Occasionally, further scalings are applied to dials, e.g. B. for total station or pulsometer .

The German word "dial" has found its way into the Russian , Bulgarian and Ukrainian languages as a loan word (Циферблат)

Representation of IIII or IV

There are several theories about the representation of the number 4 as IIII instead of IV in Roman numerals on dials, although the 9 is represented as IX:

  • The Jupiter Argument : One reason for this is that IV is the abbreviation for the Roman god Jupiter (IVPITER). This is countered by the fact that Jupiter was hardly revered after the end of the Roman Empire and that the subtraction spelling only became established in the Middle Ages, and it is also unusual in epigraphy .
  • The traditional argument : Many clocks use IIII because it corresponds to the representation on some of the oldest surviving clocks. Wells Cathedral clock was built between 1386 and 1392. She used the IIII because the subtraction notation became common only in the late Middle Ages and IIII or IIIJ was mostly used in contemporary manuscripts. These watches have an asymmetrical dial with a 24-hour division. The clocks of the 14th century have different representations, however, the church clock of Ottery St Mary has a 24-hour dial with IV and that of St Albans a 12-hour dial with IIII.
  • The Sun King argument : Louis XIV , the King of France, preferred IIII to IV, and instructed his watchmaker to make watches with IIII instead of IV.
  • The typographical argument : Since the IV and VI are close to each other and upside down, the IIII is used typographically to avoid confusion .
  • The Symmetry Argument : Using the IIII increases the symmetry with the VIII of the dial. Furthermore, the first four digits consist exclusively of I, followed by four digits with V, followed by four digits with X, which further increases the symmetry.
  • The manufacturing argument : When using the IIII, 20 I, 4 V and 4 X are required for casting, while IV 17 I, 5 V and 4 X are required. Since 20 is an integer multiple of 4, in the first case you only need a mold with 5 I, 1 V and 1 X, which is then used four times:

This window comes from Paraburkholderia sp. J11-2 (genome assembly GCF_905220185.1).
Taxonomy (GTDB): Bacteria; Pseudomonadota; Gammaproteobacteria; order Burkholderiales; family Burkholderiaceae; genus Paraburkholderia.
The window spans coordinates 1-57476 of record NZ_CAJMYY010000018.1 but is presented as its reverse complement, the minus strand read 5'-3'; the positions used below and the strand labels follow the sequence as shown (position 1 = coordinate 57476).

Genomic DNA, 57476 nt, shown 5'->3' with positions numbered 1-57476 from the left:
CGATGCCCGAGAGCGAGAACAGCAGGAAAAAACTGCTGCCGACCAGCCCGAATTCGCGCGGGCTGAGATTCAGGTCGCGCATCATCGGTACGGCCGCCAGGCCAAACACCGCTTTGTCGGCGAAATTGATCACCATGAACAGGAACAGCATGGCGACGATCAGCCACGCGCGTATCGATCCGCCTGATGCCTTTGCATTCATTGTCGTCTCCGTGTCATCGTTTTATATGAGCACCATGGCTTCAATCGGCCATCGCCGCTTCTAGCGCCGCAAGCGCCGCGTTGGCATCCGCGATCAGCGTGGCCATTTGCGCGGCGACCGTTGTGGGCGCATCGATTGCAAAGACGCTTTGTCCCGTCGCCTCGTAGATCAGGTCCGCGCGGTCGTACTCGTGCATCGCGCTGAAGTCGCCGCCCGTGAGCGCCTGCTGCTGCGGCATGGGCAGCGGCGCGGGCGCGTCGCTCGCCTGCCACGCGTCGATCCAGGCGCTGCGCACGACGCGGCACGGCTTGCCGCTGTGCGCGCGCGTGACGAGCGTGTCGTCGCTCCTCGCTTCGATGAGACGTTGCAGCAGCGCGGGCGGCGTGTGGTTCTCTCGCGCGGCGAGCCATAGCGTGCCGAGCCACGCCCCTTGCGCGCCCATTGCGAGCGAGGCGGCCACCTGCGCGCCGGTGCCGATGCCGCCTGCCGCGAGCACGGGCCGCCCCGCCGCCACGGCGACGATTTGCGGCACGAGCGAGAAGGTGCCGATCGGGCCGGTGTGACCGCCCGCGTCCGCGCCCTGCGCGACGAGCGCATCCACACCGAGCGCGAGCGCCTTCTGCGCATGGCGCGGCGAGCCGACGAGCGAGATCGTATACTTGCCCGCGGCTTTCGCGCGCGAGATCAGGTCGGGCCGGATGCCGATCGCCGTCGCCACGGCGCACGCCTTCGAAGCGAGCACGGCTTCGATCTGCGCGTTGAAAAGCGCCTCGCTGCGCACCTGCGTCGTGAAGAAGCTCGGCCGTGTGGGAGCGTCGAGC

• V IIII IX
    • VI II IIX
    • VII III X
    • VIII I IX


See also

Web links

Wiktionary: clock face  - explanations of meanings, word origins, synonyms, translations
Commons : clock faces  - collection of images
Commons : dials with Roman numerals  - collection of images

Individual evidence

  1. Display of the time by the sun on a dial see sundial .
  2. Don Haven Lathrop: Why is clockwise Clockwise? ( en ) In: Workshop Hints . British Horological Institute. 1996. Archived from the original on May 16, 2008. Retrieved May 8, 2010.
  3. Willis I. Milham: Time and Time Keepers: Including the History, Construction, Care, and Accuracy of Clocks and Watches . Omnigraphics Inc, New York 1945, ISBN 0-7808-0008-7 , pp. 195 .
  4. Fritz Osterhausen: Callweys lexicon / Fritz von Osterhausen. Photo selection: Christian Pfeiffer-Belli . Callwey, Munich 1999, ISBN 3-7667-1353-1 , p. 272 .
  5. Church tower and clockwork . In: Church of St. Peter . Evangelical Reformed Parish of St. Peter, Zurich. Retrieved May 9, 2010.
  6. Wolfgang Hoffmann: Is it IIII o'clock or IV o'clock? . In: UhrenH @ nse . February 5, 2009. Retrieved May 15, 2010.
  7. http://www.voxinghistory.com/?tag=roman_numerals , accessed on January 15, 2012.
  8. ^ Paul Lewis: Clocking the fours: A new theory about IIII , accessed January 15, 2012.
  9. ^ The Wells Cathedral Clock ( March 31, 2014 memento on the Internet Archive ), accessed January 15, 2012.
  10. WI Milham: Time & Timekeepers , Macmillan, New York 1947, p 196
  11. FAQ: Roman IIII vs. IV on Clock Dials - Donn Lathrop's page on IIII vs. IV , accessed January 15, 2012.